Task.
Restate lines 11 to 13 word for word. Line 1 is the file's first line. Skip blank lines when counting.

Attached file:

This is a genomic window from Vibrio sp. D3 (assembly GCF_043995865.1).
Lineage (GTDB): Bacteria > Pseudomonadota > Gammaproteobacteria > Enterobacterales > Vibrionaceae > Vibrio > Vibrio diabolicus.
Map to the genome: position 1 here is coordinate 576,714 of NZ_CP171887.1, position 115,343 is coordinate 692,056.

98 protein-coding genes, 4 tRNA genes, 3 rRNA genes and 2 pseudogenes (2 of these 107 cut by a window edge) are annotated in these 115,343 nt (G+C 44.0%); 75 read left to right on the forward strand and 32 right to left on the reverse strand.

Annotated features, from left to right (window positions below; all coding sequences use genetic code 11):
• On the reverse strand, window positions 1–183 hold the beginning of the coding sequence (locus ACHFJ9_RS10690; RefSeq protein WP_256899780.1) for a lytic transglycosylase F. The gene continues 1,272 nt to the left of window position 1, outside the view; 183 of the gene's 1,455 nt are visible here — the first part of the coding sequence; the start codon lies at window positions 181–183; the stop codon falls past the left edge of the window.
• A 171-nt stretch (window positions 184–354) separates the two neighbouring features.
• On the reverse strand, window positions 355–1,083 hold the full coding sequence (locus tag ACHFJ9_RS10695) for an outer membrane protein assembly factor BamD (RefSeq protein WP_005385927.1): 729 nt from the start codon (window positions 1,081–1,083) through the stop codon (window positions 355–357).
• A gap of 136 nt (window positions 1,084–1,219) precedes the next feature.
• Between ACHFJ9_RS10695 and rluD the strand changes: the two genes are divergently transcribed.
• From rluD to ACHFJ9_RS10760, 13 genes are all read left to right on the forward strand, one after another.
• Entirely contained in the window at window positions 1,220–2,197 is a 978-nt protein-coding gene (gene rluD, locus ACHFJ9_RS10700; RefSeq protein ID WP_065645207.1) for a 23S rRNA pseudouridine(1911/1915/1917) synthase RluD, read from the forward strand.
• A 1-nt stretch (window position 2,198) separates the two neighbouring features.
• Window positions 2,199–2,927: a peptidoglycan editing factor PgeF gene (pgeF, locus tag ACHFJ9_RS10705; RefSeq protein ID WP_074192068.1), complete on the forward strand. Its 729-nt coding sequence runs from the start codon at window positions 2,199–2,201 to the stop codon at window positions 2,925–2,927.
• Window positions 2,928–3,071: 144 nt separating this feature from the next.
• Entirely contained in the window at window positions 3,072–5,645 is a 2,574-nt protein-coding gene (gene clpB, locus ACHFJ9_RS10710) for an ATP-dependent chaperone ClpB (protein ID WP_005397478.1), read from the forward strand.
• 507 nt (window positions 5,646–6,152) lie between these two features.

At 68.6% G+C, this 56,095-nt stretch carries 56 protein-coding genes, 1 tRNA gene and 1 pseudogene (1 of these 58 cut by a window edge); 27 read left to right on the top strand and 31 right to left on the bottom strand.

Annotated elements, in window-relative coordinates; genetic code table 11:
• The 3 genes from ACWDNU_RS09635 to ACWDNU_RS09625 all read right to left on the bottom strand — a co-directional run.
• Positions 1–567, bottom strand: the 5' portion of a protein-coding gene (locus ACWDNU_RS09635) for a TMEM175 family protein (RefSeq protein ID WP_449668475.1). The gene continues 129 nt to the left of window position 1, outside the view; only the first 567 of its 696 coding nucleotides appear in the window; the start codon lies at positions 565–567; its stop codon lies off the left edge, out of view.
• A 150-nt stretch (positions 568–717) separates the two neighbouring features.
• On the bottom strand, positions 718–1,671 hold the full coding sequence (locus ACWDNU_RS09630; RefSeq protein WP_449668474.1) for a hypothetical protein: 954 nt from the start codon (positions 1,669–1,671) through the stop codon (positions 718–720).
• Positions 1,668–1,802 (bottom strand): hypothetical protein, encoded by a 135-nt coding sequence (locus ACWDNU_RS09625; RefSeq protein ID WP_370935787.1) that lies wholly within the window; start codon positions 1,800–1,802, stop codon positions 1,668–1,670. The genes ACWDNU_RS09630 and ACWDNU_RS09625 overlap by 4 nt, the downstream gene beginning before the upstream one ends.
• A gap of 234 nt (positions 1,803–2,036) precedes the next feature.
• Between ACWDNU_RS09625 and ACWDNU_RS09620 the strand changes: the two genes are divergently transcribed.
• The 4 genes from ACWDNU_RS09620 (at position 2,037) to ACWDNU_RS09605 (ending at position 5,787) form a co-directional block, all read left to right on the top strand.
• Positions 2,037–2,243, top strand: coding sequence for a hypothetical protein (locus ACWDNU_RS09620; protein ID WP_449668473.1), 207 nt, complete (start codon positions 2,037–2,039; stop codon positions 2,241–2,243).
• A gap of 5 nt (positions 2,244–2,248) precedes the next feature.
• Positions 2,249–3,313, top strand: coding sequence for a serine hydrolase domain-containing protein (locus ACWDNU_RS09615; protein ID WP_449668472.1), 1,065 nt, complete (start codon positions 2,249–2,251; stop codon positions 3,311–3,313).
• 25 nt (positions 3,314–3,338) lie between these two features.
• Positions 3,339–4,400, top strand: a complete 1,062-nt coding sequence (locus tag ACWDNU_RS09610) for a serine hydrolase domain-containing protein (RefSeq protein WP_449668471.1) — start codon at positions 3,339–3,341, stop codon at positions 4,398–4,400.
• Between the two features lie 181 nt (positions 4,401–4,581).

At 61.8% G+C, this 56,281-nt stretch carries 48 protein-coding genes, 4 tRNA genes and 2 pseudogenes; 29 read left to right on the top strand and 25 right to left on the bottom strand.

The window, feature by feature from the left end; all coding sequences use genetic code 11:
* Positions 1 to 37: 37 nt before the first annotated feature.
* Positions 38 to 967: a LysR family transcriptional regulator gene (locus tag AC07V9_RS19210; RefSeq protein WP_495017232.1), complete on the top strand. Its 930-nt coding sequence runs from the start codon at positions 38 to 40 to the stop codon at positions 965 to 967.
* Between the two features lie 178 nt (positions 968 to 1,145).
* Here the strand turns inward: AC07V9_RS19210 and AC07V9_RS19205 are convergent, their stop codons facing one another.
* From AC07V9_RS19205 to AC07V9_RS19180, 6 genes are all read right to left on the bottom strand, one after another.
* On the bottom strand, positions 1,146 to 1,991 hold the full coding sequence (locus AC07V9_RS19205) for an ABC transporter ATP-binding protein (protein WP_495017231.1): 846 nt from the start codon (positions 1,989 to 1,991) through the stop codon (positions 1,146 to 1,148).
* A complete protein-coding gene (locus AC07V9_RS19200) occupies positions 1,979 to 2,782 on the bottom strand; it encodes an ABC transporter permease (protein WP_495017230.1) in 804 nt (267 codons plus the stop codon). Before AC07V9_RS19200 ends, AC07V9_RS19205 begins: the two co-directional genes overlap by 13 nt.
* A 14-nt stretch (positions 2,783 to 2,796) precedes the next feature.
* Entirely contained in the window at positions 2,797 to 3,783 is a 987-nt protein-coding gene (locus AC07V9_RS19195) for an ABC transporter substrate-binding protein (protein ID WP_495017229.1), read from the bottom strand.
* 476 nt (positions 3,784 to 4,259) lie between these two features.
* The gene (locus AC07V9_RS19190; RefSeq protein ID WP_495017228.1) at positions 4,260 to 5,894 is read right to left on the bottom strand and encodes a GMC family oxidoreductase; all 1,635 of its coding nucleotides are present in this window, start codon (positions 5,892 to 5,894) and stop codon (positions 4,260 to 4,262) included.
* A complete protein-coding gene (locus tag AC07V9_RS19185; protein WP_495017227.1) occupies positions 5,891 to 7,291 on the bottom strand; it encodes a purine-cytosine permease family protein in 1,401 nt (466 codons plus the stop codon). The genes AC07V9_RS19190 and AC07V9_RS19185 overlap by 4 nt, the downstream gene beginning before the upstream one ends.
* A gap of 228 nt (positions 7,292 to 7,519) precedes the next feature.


• From rluD to ACHFJ9_RS10760, 13 genes are all read left to right on the forward strand, one after another.
• Entirely contained in the window at window positions 1,220–2,197 is a 978-nt protein-coding gene (gene rluD, locus ACHFJ9_RS10700; RefSeq protein ID WP_065645207.1) for a 23S rRNA pseudouridine(1911/1915/1917) synthase RluD, read from the forward strand.
• A 1-nt stretch (window position 2,198) separates the two neighbouring features.